New Brunswick

Spring flooding in New Brunswick was largely concentrated in the southern portion of the province. Saint John, Fredericton, and Oromocto were most significantly impacted. Damage from localized flooding resulted in the closure of the Trans-Canada Highway and the registration of over 1,200 victims by the Canadian Red Cross.

Historical Mean Water Levels of the Ottawa River at Gatineau

A line graph shows the mean water level measurements recorded by the Ottawa River Regulation Planning Board for May from 2000 to 2019. The graph indicates that spring flood water levels are rising. In 2000, the mean water level was 42.02 metres. Over the last 20 years, this level has been steadily increasing. 2019 spring flooding was record-breaking, where mean water levels reached 44.59 metres - a 1.78 metre rise from 2018 levels.

Data source: Ottawa River Regulation Planning Board

2020 Flood Season Update No. 1

EXECUTIVE SUMMARY – 2020 PRELIMINARY Spring Flooding Risk Assessment

The information currently available for the 2020 Flood season is preliminary; assessments of potential risks of flooding are ongoing. This assessment is based on data collected from various key stakeholders such as ECCC, NRCan, ISC, and provincial emergency management offices. Federal and provincial forecasters are developing models based on snow accumulation, soil saturation, temperatures, precipitation, and river ice conditions, to identify areas where significant flooding could occur. In addition to those indicators, inclement weather could affect the potential for flooding.

DISCLAIMER: This risk assessment is based on flood indicators such as snow water equivalency, soil saturation, and river ice conditions. However, other flood indicators such as temperature and precipitation are less predictable in a long-term forecast and could affect the overall risk assessment. An update of this risk assessment will be provided in the GOC Daily Operations Brief, starting 6 Apr 2020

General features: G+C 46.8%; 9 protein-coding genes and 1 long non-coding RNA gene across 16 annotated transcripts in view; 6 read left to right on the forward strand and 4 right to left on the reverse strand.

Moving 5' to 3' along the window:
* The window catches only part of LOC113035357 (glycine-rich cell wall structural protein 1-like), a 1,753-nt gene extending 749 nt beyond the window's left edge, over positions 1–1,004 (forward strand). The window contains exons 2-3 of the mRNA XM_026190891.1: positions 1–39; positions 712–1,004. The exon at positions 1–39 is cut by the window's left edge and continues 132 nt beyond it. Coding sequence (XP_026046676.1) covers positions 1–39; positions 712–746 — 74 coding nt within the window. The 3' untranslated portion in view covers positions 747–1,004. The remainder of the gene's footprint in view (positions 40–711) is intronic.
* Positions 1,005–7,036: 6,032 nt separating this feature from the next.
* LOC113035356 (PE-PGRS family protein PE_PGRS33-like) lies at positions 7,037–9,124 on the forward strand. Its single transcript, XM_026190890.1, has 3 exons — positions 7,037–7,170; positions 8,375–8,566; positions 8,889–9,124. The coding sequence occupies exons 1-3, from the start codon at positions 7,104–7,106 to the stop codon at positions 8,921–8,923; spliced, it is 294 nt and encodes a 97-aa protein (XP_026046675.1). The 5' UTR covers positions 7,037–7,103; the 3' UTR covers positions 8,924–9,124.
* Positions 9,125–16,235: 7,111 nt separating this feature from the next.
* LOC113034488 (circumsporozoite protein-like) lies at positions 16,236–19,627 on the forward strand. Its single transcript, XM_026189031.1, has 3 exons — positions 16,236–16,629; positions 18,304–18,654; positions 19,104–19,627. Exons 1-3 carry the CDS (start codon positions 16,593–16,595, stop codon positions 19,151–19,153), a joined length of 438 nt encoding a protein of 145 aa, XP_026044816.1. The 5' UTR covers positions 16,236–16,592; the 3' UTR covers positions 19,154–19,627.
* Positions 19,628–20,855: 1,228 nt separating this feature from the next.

High Risk

MB - Southern Manitoba, particularly the Red River (RR) basin, presents a High risk of spring flooding due to near record high level soil moisture in the

U.S. portion of the RR watershed. There is a High risk of moderate flooding on the Pembina River and the Roseau River, as both basins have above normal soil moisture.

BC - The South Interior and southern Peace regions are at high risk of flooding due to above normal wet precipitation and higher than average snowpack.

Medium Risk

NB – St. John River valley and its tributaries are at Medium risk of ice jam flooding above the Mactaquac Dam, and fluvial flooding below. Water levels are greatly influenced by the high tides in the Bay of Fundy.

QC – Conditions leading to flooding are in place due to very high water levels in the 5 Great Lakes, as well as Lake St-Pierre, Lake St-Louis and the St. Lawrence River. Areas at Medium risk are Central and Eastern Quebec

ON – Conditions leading to flooding along the shores of the Great Lakes and the Ottawa River are in place, since water levels in most of the Great Lakes have been above normal and near/above historical extremes for several months, and total precipitation over these areas has been above normal for at least 6 months.

2020 Flood Season Update No. 1 – Flood Risk Map

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This map is displaying the 2020 preliminary spring flooding risk assessment across Canada. Areas at high risk include British Columbia and Manitoba. Areas at medium risk include Ontario, Quebec, and New Brunswick. The map also shows First Nations communities at medium risk. These communities are Attawapiskat 91A, Kashechewan and Moose Factory in Ontario, as well as Roseau River in Manitoba and Metepenagiag in New Brunswick.

Spring Flooding Risk Assessment across Canada
Region 2020 PRELIMINARY Risk Assessment
Alta. LOW
Sask. LOW